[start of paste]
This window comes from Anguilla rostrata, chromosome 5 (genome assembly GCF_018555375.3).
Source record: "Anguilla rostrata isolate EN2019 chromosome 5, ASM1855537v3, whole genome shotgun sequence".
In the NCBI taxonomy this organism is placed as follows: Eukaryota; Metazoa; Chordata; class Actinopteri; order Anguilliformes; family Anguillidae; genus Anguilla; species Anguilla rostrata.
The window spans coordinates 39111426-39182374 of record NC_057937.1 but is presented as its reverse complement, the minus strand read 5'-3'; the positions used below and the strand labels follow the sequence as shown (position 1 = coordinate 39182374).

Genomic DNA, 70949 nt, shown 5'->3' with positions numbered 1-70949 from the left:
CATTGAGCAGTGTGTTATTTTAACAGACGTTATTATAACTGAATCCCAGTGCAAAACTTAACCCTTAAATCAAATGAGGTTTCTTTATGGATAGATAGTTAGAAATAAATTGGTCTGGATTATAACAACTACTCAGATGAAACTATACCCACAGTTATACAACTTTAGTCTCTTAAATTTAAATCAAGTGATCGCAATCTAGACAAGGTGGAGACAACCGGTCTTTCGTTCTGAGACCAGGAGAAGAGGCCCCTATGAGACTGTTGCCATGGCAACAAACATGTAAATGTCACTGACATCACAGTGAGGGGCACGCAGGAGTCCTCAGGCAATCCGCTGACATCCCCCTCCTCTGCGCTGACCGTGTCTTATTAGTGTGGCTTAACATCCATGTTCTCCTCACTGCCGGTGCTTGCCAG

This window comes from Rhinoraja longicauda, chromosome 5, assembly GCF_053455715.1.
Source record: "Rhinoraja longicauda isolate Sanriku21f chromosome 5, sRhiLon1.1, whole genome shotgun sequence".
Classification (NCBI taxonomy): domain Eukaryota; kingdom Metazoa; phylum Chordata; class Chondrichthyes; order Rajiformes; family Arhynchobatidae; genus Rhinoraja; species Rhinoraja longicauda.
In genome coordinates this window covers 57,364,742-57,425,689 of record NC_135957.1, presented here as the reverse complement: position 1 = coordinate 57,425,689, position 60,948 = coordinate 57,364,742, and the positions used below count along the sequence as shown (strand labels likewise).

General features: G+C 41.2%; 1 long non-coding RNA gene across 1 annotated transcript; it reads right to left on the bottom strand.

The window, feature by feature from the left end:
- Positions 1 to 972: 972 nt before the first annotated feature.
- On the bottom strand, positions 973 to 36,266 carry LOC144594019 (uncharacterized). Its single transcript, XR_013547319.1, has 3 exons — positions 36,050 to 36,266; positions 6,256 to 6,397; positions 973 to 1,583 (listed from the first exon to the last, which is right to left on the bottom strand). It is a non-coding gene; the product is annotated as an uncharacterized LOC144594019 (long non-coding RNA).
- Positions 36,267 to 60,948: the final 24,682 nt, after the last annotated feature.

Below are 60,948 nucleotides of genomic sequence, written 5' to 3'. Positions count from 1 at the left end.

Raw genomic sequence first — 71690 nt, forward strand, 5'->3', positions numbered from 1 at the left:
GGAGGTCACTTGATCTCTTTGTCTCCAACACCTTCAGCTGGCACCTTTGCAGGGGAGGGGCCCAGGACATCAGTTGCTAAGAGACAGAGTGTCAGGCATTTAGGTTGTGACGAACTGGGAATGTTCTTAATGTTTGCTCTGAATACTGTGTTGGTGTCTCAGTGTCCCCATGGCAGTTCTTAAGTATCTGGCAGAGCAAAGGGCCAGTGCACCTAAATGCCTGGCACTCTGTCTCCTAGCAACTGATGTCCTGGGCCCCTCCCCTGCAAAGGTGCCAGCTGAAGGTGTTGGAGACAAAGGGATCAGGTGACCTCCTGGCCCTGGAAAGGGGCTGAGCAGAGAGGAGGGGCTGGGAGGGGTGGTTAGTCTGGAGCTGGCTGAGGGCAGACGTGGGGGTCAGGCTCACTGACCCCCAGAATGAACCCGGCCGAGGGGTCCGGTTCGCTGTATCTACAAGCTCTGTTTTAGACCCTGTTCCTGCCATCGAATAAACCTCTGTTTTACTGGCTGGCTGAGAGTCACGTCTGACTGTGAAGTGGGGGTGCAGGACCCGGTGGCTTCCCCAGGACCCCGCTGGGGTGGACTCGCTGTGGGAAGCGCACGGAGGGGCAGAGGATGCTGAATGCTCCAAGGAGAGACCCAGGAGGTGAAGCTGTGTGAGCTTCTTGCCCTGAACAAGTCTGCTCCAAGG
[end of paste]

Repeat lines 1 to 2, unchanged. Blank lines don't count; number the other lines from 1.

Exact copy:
This window comes from Anguilla rostrata, chromosome 5 (genome assembly GCF_018555375.3).
Source record: "Anguilla rostrata isolate EN2019 chromosome 5, ASM1855537v3, whole genome shotgun sequence".